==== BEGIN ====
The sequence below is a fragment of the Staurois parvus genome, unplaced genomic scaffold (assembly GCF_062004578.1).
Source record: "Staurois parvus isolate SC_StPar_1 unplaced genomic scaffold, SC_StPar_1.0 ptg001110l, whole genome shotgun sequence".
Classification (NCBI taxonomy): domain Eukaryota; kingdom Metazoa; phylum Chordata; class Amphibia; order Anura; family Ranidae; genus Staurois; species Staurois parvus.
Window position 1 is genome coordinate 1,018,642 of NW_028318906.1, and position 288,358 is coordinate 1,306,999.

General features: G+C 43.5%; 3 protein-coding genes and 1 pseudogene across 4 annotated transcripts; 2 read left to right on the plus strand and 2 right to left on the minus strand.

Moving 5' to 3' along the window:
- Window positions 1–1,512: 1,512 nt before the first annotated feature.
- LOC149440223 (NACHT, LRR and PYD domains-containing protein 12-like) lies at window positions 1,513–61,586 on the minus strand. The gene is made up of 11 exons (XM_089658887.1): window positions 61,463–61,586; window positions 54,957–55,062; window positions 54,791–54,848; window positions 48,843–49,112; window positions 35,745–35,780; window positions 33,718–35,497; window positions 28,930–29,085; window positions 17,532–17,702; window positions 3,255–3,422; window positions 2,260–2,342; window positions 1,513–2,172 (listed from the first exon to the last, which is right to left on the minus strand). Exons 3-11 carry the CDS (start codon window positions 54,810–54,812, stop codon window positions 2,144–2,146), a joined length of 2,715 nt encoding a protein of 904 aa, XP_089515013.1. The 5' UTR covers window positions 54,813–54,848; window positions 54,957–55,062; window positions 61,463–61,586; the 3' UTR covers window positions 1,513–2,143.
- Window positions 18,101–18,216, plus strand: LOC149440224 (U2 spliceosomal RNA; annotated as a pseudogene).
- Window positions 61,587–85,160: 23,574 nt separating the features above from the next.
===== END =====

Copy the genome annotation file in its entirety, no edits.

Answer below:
The sequence below is a fragment of the Staurois parvus genome, unplaced genomic scaffold (assembly GCF_062004578.1).
Source record: "Staurois parvus isolate SC_StPar_1 unplaced genomic scaffold, SC_StPar_1.0 ptg001110l, whole genome shotgun sequence".
Classification (NCBI taxonomy): domain Eukaryota; kingdom Metazoa; phylum Chordata; class Amphibia; order Anura; family Ranidae; genus Staurois; species Staurois parvus.
Window position 1 is genome coordinate 1,018,642 of NW_028318906.1, and position 288,358 is coordinate 1,306,999.

General features: G+C 43.5%; 3 protein-coding genes and 1 pseudogene across 4 annotated transcripts; 2 read left to right on the plus strand and 2 right to left on the minus strand.

Moving 5' to 3' along the window:
- Window positions 1–1,512: 1,512 nt before the first annotated feature.
- LOC149440223 (NACHT, LRR and PYD domains-containing protein 12-like) lies at window positions 1,513–61,586 on the minus strand. The gene is made up of 11 exons (XM_089658887.1): window positions 61,463–61,586; window positions 54,957–55,062; window positions 54,791–54,848; window positions 48,843–49,112; window positions 35,745–35,780; window positions 33,718–35,497; window positions 28,930–29,085; window positions 17,532–17,702; window positions 3,255–3,422; window positions 2,260–2,342; window positions 1,513–2,172 (listed from the first exon to the last, which is right to left on the minus strand). Exons 3-11 carry the CDS (start codon window positions 54,810–54,812, stop codon window positions 2,144–2,146), a joined length of 2,715 nt encoding a protein of 904 aa, XP_089515013.1. The 5' UTR covers window positions 54,813–54,848; window positions 54,957–55,062; window positions 61,463–61,586; the 3' UTR covers window positions 1,513–2,143.
- Window positions 18,101–18,216, plus strand: LOC149440224 (U2 spliceosomal RNA; annotated as a pseudogene).
- Window positions 61,587–85,160: 23,574 nt separating the features above from the next.